I am a solar scientist at NASA Marshall where I study the magnetic field of the Sun and how it affects the solar atmosphere, including the chromosphere and the corona. I have attended several eclipses.

Chris Blair

I am a communications professional at NASA Marshall specializing in planetary and solar sciences and the International Space Station.

What recommendations do you suggest to viewers of the eclipse to get the best experience?

hnglmkrnglbrry

Plan ahead! Many people will be traveling to the path of totality, which stretches SE through the US, from Portland, Oregon and Charleston, South Carolina, so expect crowds, especially along major roadways. Most of the continental US will see 75% of totality though, so you don't have to travel to see it!

Bring safe eye-wear and solar filters if you plan to look directly at the sun (see http://eclipse2017.nasa.gov/safety for more details). Be very careful not to look directly at the Sun without the safety glasses!

If you bring a camera or telescope, make sure to use proper solar filters to protect your optics. For the best experience, try to automate your cameras so you look around you during the eclipse.

Things to look for:

About a minute before totality look at the ground for shadow bands on lighter surfaces such as on a car - they'll look like snakes wriggling on the ground.

Right before and after totality, look for "Baily's Beads" and the Diamond Ring effect, where there will be a point or balls of light on one side of the mostly eclipsed Sun. Make sure you're wearing your safety glasses at this point!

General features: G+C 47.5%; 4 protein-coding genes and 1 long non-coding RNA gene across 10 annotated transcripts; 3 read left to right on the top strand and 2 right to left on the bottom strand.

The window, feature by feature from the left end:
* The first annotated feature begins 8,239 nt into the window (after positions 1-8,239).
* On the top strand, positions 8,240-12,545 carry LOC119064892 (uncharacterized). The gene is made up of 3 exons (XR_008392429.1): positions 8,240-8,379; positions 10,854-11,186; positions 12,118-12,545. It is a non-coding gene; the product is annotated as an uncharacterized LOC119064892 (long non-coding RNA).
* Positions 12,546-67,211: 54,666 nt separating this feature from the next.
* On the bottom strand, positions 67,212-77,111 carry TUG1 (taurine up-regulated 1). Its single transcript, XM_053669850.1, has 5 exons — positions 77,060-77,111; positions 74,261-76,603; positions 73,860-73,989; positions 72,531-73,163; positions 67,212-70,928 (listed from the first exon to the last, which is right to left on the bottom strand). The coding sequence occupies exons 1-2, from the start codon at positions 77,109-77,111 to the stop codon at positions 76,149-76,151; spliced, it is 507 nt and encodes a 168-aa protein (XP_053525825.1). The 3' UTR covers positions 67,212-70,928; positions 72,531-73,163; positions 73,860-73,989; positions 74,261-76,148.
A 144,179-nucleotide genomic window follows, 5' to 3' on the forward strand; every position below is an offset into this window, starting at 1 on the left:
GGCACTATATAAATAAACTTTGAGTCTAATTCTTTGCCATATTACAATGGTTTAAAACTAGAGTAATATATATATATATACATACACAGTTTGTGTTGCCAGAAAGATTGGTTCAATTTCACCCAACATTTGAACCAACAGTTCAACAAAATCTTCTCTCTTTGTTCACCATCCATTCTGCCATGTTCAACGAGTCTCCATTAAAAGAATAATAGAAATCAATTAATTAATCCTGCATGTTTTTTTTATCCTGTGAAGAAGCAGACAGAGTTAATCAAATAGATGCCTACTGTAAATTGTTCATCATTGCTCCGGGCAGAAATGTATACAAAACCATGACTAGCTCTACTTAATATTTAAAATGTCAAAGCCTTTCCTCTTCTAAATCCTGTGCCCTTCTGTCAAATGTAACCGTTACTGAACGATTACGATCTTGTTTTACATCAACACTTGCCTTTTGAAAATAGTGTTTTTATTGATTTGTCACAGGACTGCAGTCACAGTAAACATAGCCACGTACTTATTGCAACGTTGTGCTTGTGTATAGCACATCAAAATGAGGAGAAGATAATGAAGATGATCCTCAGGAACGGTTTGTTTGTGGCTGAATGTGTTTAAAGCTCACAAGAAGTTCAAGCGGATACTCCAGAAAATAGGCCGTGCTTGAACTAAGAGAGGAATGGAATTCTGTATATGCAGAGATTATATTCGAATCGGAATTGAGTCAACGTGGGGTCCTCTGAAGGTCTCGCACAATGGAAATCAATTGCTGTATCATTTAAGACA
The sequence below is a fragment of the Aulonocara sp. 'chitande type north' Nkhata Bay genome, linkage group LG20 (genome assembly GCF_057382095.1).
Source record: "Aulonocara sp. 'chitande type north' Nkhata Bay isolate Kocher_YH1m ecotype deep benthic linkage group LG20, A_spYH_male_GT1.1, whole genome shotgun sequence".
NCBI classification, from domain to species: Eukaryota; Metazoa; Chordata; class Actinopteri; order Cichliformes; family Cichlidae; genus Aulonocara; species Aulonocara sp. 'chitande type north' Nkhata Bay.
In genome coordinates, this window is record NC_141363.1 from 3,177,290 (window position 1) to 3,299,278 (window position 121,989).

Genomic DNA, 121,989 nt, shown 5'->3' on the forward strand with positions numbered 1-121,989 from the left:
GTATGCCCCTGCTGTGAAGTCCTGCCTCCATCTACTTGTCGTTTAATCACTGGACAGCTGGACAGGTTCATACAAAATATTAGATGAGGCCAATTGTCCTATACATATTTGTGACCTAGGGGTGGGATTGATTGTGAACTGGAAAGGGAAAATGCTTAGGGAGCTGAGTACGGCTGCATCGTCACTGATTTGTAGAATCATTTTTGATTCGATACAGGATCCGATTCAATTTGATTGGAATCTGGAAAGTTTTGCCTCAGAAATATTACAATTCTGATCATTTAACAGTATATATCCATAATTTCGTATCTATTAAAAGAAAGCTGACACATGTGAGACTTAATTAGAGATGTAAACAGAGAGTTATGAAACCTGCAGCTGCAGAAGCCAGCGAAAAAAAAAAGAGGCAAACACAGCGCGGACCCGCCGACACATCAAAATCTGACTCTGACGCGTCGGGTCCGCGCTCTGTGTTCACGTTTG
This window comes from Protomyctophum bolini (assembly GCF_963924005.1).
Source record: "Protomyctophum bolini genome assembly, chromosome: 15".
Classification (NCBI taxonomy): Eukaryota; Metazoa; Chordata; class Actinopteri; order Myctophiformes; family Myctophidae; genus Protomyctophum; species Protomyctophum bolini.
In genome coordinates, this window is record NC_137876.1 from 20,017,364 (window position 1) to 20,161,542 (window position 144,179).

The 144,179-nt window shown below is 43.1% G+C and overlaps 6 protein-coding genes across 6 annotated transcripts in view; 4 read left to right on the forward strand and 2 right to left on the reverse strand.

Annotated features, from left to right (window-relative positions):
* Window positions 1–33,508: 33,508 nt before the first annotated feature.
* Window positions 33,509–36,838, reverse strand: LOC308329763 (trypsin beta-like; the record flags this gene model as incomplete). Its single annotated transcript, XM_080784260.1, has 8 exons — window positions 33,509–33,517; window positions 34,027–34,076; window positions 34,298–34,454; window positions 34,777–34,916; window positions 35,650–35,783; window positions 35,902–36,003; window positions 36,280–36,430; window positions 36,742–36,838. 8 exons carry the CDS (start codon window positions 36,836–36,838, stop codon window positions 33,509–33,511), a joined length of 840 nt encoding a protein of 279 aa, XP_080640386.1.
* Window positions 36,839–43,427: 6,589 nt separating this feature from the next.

During totality, you might be able to see coronal bands surrounding the Sun. During totality you can look at the Sun without eye protection, but as soon as it starts to get bright put them on again!

-DN


What kind of data might NASA be getting from studying the suns corona during this eclipse? and what could this data mean for our understanding of the sun?

Altvra

The sun's corona is the source of all of the energetic particles that bathe the Earth (this is called the solar wind). One unsolved question about the corona is how it gets accelerated off of the sun and into space. Our best instruments to study the corona are not good enough (yet) to block the sun's bright surface completely and see the solar atmosphere down to its surface. During a total solar eclipse, we get an exact alignment and have the opportunity to see from the solar chromosphere through the transition region and into the corona. This will hopefully help us understand where the solar wind originates and how it is accelerated. -MK


What kind of data might NASA be getting from studying the suns corona during this eclipse? and what could this data mean for our understanding of the sun?

Altvra

We will be studying the visible-light inner corona, which can only be seen during a total solar eclipse. With these observations, we can stitch together multiple wavelengths of the corona and follow phenomena from the photosphere (the surface of the Sun) to the chromosphere to the corona. -- MA


I've got a trip booked to see it with my family. We've got young kids (6, 4, 1). How do we keep everyone's eyes safe? Also, anything special I need to take good pictures and video? I've got a DSLR and a gopro.

shadfc

It is important to never look directly at the sun without proper eye protection. You can seriously injure your eyes. We suggest to purchase ISO 12312-2 compliant and CE certified pair of glasses. You can find more information on this at https://eclipse2017.nasa.gov/safety C.R.


I've got a trip booked to see it with my family. We've got young kids (6, 4, 1). How do we keep everyone's eyes safe? Also, anything special I need to take good pictures and video? I've got a DSLR and a gopro.

shadfc